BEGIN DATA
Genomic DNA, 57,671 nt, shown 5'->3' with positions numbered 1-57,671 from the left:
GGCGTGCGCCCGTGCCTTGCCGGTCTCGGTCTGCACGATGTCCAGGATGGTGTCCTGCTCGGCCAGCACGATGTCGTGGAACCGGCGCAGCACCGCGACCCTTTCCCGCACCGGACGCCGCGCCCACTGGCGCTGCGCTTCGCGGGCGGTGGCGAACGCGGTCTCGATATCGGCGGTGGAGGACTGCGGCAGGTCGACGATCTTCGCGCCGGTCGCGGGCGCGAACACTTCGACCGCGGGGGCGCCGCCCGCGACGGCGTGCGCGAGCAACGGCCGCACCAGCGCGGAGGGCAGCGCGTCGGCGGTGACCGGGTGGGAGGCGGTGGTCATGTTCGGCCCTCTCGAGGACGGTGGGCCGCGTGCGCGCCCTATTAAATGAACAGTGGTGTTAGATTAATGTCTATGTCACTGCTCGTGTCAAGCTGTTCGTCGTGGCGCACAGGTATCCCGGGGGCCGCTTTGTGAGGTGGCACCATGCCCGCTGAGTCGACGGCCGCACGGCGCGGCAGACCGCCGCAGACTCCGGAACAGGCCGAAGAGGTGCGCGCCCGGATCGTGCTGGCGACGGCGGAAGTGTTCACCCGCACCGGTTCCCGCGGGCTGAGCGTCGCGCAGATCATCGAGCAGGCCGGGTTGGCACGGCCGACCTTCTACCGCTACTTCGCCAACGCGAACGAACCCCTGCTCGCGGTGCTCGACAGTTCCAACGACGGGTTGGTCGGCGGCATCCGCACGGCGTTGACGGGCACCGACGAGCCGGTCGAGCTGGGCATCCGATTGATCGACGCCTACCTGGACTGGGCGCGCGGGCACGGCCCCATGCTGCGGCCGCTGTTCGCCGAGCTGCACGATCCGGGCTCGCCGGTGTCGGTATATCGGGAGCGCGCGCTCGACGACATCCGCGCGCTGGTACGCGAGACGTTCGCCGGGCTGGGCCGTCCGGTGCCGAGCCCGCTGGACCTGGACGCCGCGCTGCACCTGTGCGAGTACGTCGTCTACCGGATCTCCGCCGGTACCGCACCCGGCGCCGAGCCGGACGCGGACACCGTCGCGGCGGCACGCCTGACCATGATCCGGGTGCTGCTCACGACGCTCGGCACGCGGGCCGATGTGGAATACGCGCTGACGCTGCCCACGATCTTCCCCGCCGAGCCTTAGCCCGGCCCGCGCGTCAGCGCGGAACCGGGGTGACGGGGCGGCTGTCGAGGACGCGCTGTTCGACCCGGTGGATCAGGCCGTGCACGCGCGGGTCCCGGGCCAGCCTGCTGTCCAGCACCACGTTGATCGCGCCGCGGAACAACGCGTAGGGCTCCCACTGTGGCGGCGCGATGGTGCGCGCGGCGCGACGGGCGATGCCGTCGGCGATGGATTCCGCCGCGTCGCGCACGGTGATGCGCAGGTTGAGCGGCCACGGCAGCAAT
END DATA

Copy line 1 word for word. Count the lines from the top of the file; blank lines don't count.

Genomic DNA, 57,671 nt, shown 5'->3' with positions numbered 1-57,671 from the left: